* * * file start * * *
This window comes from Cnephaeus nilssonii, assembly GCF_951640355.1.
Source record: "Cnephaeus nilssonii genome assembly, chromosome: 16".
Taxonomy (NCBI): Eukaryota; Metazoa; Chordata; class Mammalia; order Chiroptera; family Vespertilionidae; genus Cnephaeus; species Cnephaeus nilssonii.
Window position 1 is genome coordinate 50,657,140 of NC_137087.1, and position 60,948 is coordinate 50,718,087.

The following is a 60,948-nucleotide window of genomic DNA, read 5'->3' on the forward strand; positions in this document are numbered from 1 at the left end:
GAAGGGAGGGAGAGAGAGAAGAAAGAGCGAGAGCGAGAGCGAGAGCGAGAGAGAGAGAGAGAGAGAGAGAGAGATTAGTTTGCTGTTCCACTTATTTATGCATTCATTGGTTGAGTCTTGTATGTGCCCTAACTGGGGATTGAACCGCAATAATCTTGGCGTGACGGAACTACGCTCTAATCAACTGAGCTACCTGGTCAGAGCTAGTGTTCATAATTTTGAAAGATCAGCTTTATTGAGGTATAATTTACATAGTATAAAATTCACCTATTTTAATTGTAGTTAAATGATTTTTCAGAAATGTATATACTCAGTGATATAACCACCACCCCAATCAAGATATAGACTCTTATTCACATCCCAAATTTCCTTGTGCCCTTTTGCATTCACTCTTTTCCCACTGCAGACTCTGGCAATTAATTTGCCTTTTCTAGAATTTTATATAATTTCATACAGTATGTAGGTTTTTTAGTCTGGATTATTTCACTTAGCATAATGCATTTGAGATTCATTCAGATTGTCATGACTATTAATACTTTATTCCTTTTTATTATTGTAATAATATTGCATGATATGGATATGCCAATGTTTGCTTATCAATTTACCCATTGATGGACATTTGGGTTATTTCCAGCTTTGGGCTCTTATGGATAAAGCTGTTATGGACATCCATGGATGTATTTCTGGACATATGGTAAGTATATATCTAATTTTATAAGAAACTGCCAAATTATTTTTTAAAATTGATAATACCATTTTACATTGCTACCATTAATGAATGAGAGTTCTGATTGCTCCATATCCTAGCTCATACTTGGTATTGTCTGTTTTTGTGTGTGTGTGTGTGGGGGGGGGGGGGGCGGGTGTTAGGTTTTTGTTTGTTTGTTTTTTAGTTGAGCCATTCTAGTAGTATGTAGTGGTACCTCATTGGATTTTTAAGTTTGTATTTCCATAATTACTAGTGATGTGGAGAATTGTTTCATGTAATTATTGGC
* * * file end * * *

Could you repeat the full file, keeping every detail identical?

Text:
This window comes from Cnephaeus nilssonii, assembly GCF_951640355.1.
Source record: "Cnephaeus nilssonii genome assembly, chromosome: 16".
Taxonomy (NCBI): Eukaryota; Metazoa; Chordata; class Mammalia; order Chiroptera; family Vespertilionidae; genus Cnephaeus; species Cnephaeus nilssonii.
Window position 1 is genome coordinate 50,657,140 of NC_137087.1, and position 60,948 is coordinate 50,718,087.

The following is a 60,948-nucleotide window of genomic DNA, read 5'->3' on the forward strand; positions in this document are numbered from 1 at the left end:
GAAGGGAGGGAGAGAGAGAAGAAAGAGCGAGAGCGAGAGCGAGAGCGAGAGAGAGAGAGAGAGAGAGAGAGAGATTAGTTTGCTGTTCCACTTATTTATGCATTCATTGGTTGAGTCTTGTATGTGCCCTAACTGGGGATTGAACCGCAATAATCTTGGCGTGACGGAACTACGCTCTAATCAACTGAGCTACCTGGTCAGAGCTAGTGTTCATAATTTTGAAAGATCAGCTTTATTGAGGTATAATTTACATAGTATAAAATTCACCTATTTTAATTGTAGTTAAATGATTTTTCAGAAATGTATATACTCAGTGATATAACCACCACCCCAATCAAGATATAGACTCTTATTCACATCCCAAATTTCCTTGTGCCCTTTTGCATTCACTCTTTTCCCACTGCAGACTCTGGCAATTAATTTGCCTTTTCTAGAATTTTATATAATTTCATACAGTATGTAGGTTTTTTAGTCTGGATTATTTCACTTAGCATAATGCATTTGAGATTCATTCAGATTGTCATGACTATTAATACTTTATTCCTTTTTATTATTGTAATAATATTGCATGATATGGATATGCCAATGTTTGCTTATCAATTTACCCATTGATGGACATTTGGGTTATTTCCAGCTTTGGGCTCTTATGGATAAAGCTGTTATGGACATCCATGGATGTATTTCTGGACATATGGTAAGTATATATCTAATTTTATAAGAAACTGCCAAATTATTTTTTAAAATTGATAATACCATTTTACATTGCTACCATTAATGAATGAGAGTTCTGATTGCTCCATATCCTAGCTCATACTTGGTATTGTCTGTTTTTGTGTGTGTGTGTGTGGGGGGGGGGGGGGCGGGTGTTAGGTTTTTGTTTGTTTGTTTTTTAGTTGAGCCATTCTAGTAGTATGTAGTGGTACCTCATTGGATTTTTAAGTTTGTATTTCCATAATTACTAGTGATGTGGAGAATTGTTTCATGTAATTATTGGC